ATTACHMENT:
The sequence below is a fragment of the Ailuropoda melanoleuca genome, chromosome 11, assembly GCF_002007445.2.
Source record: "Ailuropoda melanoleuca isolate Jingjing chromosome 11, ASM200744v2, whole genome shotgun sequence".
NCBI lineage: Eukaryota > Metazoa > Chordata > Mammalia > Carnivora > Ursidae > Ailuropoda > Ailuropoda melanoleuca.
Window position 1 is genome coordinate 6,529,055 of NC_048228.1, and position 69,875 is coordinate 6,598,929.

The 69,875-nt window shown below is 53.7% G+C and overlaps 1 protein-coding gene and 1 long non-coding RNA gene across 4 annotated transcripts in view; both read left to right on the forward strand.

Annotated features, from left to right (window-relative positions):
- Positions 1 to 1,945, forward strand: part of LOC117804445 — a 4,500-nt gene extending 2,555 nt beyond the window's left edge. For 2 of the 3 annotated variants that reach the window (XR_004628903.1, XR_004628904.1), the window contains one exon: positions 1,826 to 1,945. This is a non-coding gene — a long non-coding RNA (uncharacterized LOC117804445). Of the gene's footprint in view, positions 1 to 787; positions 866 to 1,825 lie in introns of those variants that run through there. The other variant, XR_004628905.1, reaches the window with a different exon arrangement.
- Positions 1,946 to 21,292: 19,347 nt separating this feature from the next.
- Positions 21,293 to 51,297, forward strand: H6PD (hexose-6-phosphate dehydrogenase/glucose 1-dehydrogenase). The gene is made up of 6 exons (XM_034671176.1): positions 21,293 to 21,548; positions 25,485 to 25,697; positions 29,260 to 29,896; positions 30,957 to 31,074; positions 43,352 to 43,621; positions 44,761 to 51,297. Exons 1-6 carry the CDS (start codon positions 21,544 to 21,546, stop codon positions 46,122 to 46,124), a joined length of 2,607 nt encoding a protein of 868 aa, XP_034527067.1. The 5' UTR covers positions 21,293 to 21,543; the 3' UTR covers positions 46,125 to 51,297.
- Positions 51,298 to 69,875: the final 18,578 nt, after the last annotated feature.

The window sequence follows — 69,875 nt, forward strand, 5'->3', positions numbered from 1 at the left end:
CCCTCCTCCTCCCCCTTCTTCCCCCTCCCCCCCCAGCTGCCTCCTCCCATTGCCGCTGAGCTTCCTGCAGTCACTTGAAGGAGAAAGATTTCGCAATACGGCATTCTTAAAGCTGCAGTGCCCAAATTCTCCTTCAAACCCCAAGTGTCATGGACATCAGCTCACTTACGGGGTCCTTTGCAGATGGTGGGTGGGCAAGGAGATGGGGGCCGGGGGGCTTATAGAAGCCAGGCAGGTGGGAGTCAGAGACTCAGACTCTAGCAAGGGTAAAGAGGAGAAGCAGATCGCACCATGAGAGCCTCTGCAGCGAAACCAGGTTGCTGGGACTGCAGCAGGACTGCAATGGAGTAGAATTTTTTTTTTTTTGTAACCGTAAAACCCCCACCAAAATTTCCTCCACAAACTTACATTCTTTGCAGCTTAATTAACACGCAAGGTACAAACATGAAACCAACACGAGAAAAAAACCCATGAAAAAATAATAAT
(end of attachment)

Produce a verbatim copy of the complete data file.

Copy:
The sequence below is a fragment of the Ailuropoda melanoleuca genome, chromosome 11, assembly GCF_002007445.2.
Source record: "Ailuropoda melanoleuca isolate Jingjing chromosome 11, ASM200744v2, whole genome shotgun sequence".
NCBI lineage: Eukaryota > Metazoa > Chordata > Mammalia > Carnivora > Ursidae > Ailuropoda > Ailuropoda melanoleuca.
Window position 1 is genome coordinate 6,529,055 of NC_048228.1, and position 69,875 is coordinate 6,598,929.

The 69,875-nt window shown below is 53.7% G+C and overlaps 1 protein-coding gene and 1 long non-coding RNA gene across 4 annotated transcripts in view; both read left to right on the forward strand.

Annotated features, from left to right (window-relative positions):
- Positions 1 to 1,945, forward strand: part of LOC117804445 — a 4,500-nt gene extending 2,555 nt beyond the window's left edge. For 2 of the 3 annotated variants that reach the window (XR_004628903.1, XR_004628904.1), the window contains one exon: positions 1,826 to 1,945. This is a non-coding gene — a long non-coding RNA (uncharacterized LOC117804445). Of the gene's footprint in view, positions 1 to 787; positions 866 to 1,825 lie in introns of those variants that run through there. The other variant, XR_004628905.1, reaches the window with a different exon arrangement.
- Positions 1,946 to 21,292: 19,347 nt separating this feature from the next.
- Positions 21,293 to 51,297, forward strand: H6PD (hexose-6-phosphate dehydrogenase/glucose 1-dehydrogenase). The gene is made up of 6 exons (XM_034671176.1): positions 21,293 to 21,548; positions 25,485 to 25,697; positions 29,260 to 29,896; positions 30,957 to 31,074; positions 43,352 to 43,621; positions 44,761 to 51,297. Exons 1-6 carry the CDS (start codon positions 21,544 to 21,546, stop codon positions 46,122 to 46,124), a joined length of 2,607 nt encoding a protein of 868 aa, XP_034527067.1. The 5' UTR covers positions 21,293 to 21,543; the 3' UTR covers positions 46,125 to 51,297.
- Positions 51,298 to 69,875: the final 18,578 nt, after the last annotated feature.

The window sequence follows — 69,875 nt, forward strand, 5'->3', positions numbered from 1 at the left end:
CCCTCCTCCTCCCCCTTCTTCCCCCTCCCCCCCCAGCTGCCTCCTCCCATTGCCGCTGAGCTTCCTGCAGTCACTTGAAGGAGAAAGATTTCGCAATACGGCATTCTTAAAGCTGCAGTGCCCAAATTCTCCTTCAAACCCCAAGTGTCATGGACATCAGCTCACTTACGGGGTCCTTTGCAGATGGTGGGTGGGCAAGGAGATGGGGGCCGGGGGGCTTATAGAAGCCAGGCAGGTGGGAGTCAGAGACTCAGACTCTAGCAAGGGTAAAGAGGAGAAGCAGATCGCACCATGAGAGCCTCTGCAGCGAAACCAGGTTGCTGGGACTGCAGCAGGACTGCAATGGAGTAGAATTTTTTTTTTTTTGTAACCGTAAAACCCCCACCAAAATTTCCTCCACAAACTTACATTCTTTGCAGCTTAATTAACACGCAAGGTACAAACATGAAACCAACACGAGAAAAAAACCCATGAAAAAATAATAAT